Document Type

Conference Proceeding


Despite their wide applications to language understanding tasks, large language models (LLMs) still face challenges such as hallucinations - the occasional fabrication of information, and alignment issues - the lack of associations with human-curated world models (e.g., intuitive physics or common-sense knowledge). Additionally, the black-box nature of LLMs makes it highly challenging to train them meaningfully in order to achieve a desired behavior. Specifically, the attempt to adjust LLMs’ concept embedding spaces can be highly intractable, which involves analyzing the implicit impact on LLMs’ numerous parameters and the resulting inductive biases. This paper proposes a novel architecture that wraps powerful function approximation architectures within an outer, interpretable read-out layer, which can be scrutinized to explicitly observe the effects of concept modeling during the training of the LLM. This is in contrast with the gradient-based implicit mechanisms, which solely rely on modifications to the LLM parameters which, therefore, do not lend themselves to scrutiny. Through extensive experiments across both generative and discriminative language modeling tasks, we analyze the abilities of our proposed architecture in comparison to the state-of-the-art LLMs of comparable size. We further provide a qualitative analysis of the interpretable read-out layer, and visualize the concepts captured by this layer. Our findings show the potential of our approach for robust LLM hallucination control and enhanced alignment of LLMs with human expectations.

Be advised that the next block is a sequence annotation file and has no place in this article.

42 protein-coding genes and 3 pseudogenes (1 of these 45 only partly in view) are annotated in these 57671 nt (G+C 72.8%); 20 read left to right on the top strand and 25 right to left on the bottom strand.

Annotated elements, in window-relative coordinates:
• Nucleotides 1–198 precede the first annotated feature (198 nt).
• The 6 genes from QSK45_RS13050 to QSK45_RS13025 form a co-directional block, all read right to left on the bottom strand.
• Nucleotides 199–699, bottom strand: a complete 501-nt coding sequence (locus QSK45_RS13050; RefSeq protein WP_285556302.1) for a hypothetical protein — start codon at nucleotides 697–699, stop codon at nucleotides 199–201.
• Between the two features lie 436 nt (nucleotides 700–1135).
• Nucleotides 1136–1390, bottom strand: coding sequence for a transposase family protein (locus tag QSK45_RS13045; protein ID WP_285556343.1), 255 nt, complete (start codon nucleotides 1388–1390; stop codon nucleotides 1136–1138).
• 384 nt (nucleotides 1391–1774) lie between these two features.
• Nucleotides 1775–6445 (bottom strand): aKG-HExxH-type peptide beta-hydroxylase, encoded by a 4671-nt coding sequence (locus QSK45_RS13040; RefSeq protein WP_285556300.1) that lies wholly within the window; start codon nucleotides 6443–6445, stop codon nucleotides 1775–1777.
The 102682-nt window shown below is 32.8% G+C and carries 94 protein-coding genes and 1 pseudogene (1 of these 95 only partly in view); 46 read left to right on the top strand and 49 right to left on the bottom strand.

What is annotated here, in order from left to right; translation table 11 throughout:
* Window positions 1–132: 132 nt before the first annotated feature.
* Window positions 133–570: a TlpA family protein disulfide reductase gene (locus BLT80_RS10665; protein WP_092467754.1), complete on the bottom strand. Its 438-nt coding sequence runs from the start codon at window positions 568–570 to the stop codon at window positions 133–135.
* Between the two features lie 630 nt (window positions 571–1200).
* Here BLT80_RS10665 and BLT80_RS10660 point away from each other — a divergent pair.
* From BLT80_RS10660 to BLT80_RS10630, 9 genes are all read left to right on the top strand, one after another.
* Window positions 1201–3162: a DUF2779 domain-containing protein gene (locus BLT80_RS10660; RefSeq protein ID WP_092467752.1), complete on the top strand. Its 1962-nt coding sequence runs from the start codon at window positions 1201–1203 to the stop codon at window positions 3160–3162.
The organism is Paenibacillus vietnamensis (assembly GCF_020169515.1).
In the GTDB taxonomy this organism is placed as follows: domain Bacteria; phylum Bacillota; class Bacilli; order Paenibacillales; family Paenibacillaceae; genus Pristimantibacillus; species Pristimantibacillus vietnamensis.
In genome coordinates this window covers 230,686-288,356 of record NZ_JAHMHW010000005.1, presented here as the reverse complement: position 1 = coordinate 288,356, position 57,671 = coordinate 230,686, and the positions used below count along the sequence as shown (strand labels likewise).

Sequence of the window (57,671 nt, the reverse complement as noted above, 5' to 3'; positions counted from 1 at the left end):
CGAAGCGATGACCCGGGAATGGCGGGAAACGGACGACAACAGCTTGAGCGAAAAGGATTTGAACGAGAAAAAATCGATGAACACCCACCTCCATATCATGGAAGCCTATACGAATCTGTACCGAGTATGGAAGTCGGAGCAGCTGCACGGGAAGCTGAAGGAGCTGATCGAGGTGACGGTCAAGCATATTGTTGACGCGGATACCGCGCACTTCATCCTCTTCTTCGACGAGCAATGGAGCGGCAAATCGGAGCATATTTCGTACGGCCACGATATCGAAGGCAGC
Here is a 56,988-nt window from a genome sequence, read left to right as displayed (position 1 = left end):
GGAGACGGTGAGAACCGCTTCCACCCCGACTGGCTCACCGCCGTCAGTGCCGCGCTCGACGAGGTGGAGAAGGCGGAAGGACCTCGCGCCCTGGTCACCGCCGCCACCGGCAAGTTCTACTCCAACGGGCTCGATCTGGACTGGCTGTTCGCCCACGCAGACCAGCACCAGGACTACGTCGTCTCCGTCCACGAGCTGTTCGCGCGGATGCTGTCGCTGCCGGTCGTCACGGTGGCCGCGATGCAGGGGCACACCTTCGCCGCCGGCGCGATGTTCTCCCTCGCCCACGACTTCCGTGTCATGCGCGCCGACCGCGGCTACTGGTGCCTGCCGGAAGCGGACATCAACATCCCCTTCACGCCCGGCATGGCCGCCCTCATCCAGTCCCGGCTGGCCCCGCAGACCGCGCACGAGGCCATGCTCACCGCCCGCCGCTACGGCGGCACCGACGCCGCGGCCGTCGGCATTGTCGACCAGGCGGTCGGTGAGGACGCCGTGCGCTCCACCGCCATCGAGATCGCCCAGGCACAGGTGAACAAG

APA Citation

Zi, Y., Roy, K., Narayanan, V., & Sheth, A. (2024). Exploring alternative approaches to language modeling for learning from data and knowledge, [Preprint]